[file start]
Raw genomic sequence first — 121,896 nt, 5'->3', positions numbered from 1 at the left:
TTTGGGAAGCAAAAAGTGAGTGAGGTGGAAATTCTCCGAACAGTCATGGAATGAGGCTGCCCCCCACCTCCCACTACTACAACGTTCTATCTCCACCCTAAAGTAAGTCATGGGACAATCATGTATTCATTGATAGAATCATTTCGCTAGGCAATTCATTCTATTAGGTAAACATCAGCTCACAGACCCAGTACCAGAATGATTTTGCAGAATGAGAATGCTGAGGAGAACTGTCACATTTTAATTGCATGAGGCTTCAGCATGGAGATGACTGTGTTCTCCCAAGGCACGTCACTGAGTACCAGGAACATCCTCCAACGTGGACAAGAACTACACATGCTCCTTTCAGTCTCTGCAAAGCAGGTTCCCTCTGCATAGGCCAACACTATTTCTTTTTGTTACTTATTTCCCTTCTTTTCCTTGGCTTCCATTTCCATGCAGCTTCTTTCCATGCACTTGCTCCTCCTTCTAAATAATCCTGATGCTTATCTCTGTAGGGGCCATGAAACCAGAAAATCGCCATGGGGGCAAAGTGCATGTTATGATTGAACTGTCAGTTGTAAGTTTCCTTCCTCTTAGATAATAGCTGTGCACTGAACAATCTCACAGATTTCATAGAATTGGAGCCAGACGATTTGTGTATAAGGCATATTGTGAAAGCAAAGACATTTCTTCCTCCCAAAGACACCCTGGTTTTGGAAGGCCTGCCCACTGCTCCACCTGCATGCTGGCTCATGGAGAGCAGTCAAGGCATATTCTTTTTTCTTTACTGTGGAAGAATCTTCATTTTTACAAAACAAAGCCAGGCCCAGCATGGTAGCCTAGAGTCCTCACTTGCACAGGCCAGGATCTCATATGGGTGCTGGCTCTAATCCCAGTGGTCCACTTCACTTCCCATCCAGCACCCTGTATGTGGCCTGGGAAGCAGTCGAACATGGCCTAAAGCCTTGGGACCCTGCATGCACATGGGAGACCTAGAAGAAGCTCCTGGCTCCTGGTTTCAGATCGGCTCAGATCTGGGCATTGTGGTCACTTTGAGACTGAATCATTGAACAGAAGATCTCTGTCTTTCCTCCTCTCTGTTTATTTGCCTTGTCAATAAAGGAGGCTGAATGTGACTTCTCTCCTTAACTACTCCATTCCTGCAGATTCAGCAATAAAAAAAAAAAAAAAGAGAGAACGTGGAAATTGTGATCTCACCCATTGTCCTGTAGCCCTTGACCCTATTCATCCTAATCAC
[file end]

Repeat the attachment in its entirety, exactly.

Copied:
Raw genomic sequence first — 121,896 nt, 5'->3', positions numbered from 1 at the left:
TTTGGGAAGCAAAAAGTGAGTGAGGTGGAAATTCTCCGAACAGTCATGGAATGAGGCTGCCCCCCACCTCCCACTACTACAACGTTCTATCTCCACCCTAAAGTAAGTCATGGGACAATCATGTATTCATTGATAGAATCATTTCGCTAGGCAATTCATTCTATTAGGTAAACATCAGCTCACAGACCCAGTACCAGAATGATTTTGCAGAATGAGAATGCTGAGGAGAACTGTCACATTTTAATTGCATGAGGCTTCAGCATGGAGATGACTGTGTTCTCCCAAGGCACGTCACTGAGTACCAGGAACATCCTCCAACGTGGACAAGAACTACACATGCTCCTTTCAGTCTCTGCAAAGCAGGTTCCCTCTGCATAGGCCAACACTATTTCTTTTTGTTACTTATTTCCCTTCTTTTCCTTGGCTTCCATTTCCATGCAGCTTCTTTCCATGCACTTGCTCCTCCTTCTAAATAATCCTGATGCTTATCTCTGTAGGGGCCATGAAACCAGAAAATCGCCATGGGGGCAAAGTGCATGTTATGATTGAACTGTCAGTTGTAAGTTTCCTTCCTCTTAGATAATAGCTGTGCACTGAACAATCTCACAGATTTCATAGAATTGGAGCCAGACGATTTGTGTATAAGGCATATTGTGAAAGCAAAGACATTTCTTCCTCCCAAAGACACCCTGGTTTTGGAAGGCCTGCCCACTGCTCCACCTGCATGCTGGCTCATGGAGAGCAGTCAAGGCATATTCTTTTTTCTTTACTGTGGAAGAATCTTCATTTTTACAAAACAAAGCCAGGCCCAGCATGGTAGCCTAGAGTCCTCACTTGCACAGGCCAGGATCTCATATGGGTGCTGGCTCTAATCCCAGTGGTCCACTTCACTTCCCATCCAGCACCCTGTATGTGGCCTGGGAAGCAGTCGAACATGGCCTAAAGCCTTGGGACCCTGCATGCACATGGGAGACCTAGAAGAAGCTCCTGGCTCCTGGTTTCAGATCGGCTCAGATCTGGGCATTGTGGTCACTTTGAGACTGAATCATTGAACAGAAGATCTCTGTCTTTCCTCCTCTCTGTTTATTTGCCTTGTCAATAAAGGAGGCTGAATGTGACTTCTCTCCTTAACTACTCCATTCCTGCAGATTCAGCAATAAAAAAAAAAAAAAAGAGAGAACGTGGAAATTGTGATCTCACCCATTGTCCTGTAGCCCTTGACCCTATTCATCCTAATCAC